It\'s not like other stretch pins sometimes shrink, it\'s good for seams that need to look clean and have a lot of strength, or seams that need to be opened instead of done together, because they are stitched with a zigzag or overlay line.
It is also a good needle for wrapping edges and stitching spandex.
I use this needle a lot, but like the overcasting needle, it\'s hard to get it out if you screw it up. Triple Zigzag (or Tricot)Stitch-
Like a regular glyph made of straight needles, this needle is both strong and elastic.
This is a great way to stitch things that need to be stretched, but not very good for seams.
It uses a lot on elasticity and underwear and is a good stitching method that can create an application while stretching, or set up on a invisible mesh board for cuttingouts.
Another technique used by many household spandex sewers is the \"stretch straight seam\" method.
It means you use your regular straight seams like you on
Stretch fabric, but when you sew, you stretch the stretch fiber.
You need to do this with both hands, one hand in front of the foot, one hand in the back of the foot, as the fabric feeds under the needle, both hands in both directions
When you finish sewing, this creates space for stretching of regular stitching.
Personally, I don\'t like this method very much. I find it embarrassing and difficult to master it.
I also think this makes sewing curves and complex shapes more difficult and the completed seams are not as strong as the seams of other stretched stitches.
If you work on a machine that does not have other stretching needles (
Like industrial machines.
You can definitely use this method, or it can be a good needle for sewing models.
Ups because the seams are easy to take out.
When you sew and stretch on a home machine, one thing happens is that the seams shrink or become \"wavy \".
This is because the fabric, especially the top layer fabric, is not fast enough to feed through the machine, and will stretch when sewing.
This seam stretch is not necessarily a problem when you sew something like a super suit, but if it will cause you difficulties, you may want to try to use the walking foot attachment on your machine.
The foot of the walk has \"walking\" teeth, reflecting the movement of the lower feeding dog, helping to move the fabric through the machine and create more uniform stitching.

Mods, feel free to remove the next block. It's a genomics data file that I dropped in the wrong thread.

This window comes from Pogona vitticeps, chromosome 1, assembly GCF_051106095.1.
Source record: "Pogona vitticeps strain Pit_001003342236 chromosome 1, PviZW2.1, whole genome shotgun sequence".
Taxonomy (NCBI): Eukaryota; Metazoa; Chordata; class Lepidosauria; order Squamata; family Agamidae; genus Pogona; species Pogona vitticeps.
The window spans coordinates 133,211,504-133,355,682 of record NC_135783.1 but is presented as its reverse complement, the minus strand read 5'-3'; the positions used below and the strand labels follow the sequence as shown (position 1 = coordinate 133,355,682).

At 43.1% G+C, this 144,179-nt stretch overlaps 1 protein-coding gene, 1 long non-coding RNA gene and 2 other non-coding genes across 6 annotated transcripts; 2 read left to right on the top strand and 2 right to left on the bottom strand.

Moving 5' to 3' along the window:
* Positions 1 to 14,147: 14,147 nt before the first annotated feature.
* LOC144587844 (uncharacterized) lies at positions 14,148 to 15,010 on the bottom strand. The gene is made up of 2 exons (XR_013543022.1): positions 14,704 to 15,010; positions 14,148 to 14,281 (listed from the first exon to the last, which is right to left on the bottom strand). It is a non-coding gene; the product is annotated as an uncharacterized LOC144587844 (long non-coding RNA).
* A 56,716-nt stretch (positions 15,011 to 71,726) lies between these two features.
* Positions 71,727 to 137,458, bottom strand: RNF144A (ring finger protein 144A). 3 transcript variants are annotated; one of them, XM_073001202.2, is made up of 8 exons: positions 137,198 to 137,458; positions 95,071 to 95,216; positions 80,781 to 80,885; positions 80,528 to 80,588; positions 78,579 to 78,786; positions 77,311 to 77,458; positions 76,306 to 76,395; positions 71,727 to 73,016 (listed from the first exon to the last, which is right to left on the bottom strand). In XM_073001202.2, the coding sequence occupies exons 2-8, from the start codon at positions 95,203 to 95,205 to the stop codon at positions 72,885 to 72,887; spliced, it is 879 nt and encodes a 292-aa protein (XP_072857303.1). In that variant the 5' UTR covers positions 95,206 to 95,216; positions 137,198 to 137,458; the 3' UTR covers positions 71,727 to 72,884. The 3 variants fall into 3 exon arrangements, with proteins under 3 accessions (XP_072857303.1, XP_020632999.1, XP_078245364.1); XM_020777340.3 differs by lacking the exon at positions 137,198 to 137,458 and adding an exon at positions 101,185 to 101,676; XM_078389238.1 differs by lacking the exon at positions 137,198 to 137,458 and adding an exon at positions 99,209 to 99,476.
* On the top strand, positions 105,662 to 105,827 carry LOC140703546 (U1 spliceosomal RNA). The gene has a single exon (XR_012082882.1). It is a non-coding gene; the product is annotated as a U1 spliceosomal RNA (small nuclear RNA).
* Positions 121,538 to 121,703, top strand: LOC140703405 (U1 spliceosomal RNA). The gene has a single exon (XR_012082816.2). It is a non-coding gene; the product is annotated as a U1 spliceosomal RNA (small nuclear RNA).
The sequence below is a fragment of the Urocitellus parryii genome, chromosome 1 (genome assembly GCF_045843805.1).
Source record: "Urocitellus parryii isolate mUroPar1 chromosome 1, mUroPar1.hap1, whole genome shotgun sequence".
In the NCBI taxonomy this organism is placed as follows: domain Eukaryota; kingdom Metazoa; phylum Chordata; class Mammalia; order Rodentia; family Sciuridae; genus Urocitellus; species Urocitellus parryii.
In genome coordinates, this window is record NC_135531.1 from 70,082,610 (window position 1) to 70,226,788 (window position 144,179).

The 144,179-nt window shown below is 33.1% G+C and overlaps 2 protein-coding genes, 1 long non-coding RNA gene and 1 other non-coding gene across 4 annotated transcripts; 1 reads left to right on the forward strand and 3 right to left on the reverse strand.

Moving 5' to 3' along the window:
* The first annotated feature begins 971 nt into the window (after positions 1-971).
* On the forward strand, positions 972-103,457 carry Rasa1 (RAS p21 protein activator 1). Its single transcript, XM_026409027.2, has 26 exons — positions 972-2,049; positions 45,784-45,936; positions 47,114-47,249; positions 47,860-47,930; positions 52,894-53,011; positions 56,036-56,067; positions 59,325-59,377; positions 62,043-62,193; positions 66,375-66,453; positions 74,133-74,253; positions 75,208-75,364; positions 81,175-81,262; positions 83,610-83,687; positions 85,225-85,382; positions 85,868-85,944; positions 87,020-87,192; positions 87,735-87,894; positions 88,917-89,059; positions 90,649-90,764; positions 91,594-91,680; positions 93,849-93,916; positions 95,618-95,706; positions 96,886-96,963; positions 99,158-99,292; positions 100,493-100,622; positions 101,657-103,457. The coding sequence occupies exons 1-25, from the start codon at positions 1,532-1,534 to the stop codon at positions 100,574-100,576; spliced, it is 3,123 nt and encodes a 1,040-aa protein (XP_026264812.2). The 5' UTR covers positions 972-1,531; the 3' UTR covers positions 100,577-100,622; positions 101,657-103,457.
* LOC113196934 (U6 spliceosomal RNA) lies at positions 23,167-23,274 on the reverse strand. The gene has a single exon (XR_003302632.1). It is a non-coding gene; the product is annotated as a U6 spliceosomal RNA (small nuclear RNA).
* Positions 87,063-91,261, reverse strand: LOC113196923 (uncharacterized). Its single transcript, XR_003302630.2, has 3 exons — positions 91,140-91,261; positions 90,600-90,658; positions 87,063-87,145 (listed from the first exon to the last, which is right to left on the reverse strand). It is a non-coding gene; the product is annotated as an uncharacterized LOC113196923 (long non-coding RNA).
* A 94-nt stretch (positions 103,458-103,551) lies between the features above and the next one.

This is especially helpful for stitching a slight \"sticky\" material like the faux leather I use on the suit.
Sober feet are also helpful for many other types of sewing, especially when you work with thick fabric or leather, so they are not a bad investment.
Not all walking feet work on all machines, so check your manual or go online and see which one to buy for your machine. (
You don\'t necessarily need to buy the one that your machine manufacturer sells, though.
Janome made a $50 foot walk for my machine, but I found a very good foot walk on Amazon for $11).
To connect most walking feet, you need to unscrew the entire foot support by unscrewing the thumb screws.
Slide the foot of the walk over the foot bar, while mounting the small claw on the right side of the foot at the bottom of the needle clip screw.
Tighten the thumb screw and you can sew it.
Sew Like when using a walking foot attachment.
Test it on your machine and compare the results of different stitches.
The red fabric at the top of this photo twists and turns with ordinary feet, and the twists and turns at the bottom are stitched with walking feet.
As you can see, the normal feet stretch the fabric, and the seams become wavy when stitching the zigzag, while the foot seams on the walk are tiled.
I found on my machine that regular and triple glyphs work better with walking feet, but the other stretch stitching works better with regular feet.
I think it will be different depending on the machine and the fabric.
It\'s a good reason to always test your stitching first!
When you start sewing your spandex with the stretch needle of your choice, let the fabric naturally enter the machine (
You don\'t need to pull it through from behind or in front).
I sometimes press the fabric slightly forward from the front as it feeds at the foot of the press to counter the tendency to shrink.
The only stretch I have when I sew is when I try to make a slightly longer fabric into a shorter one or sew around a curve.
It helps to stretch the spandex a little at these times so that it gets flat, even when you sew.
It doesn\'t matter if your seam is finally folded here, because your entire garment is stretched tight enough that any folds should lie flat on the body.
If you are sewing something big, try not to let your fabric hang on the machine while sewing, the weight of the fabric will stretch the seam and make it harder to sew neatly.
Support your project on your desk or leg.
Sometimes, when I sew and stretch, I even put a pillow on my knee and lift my project higher.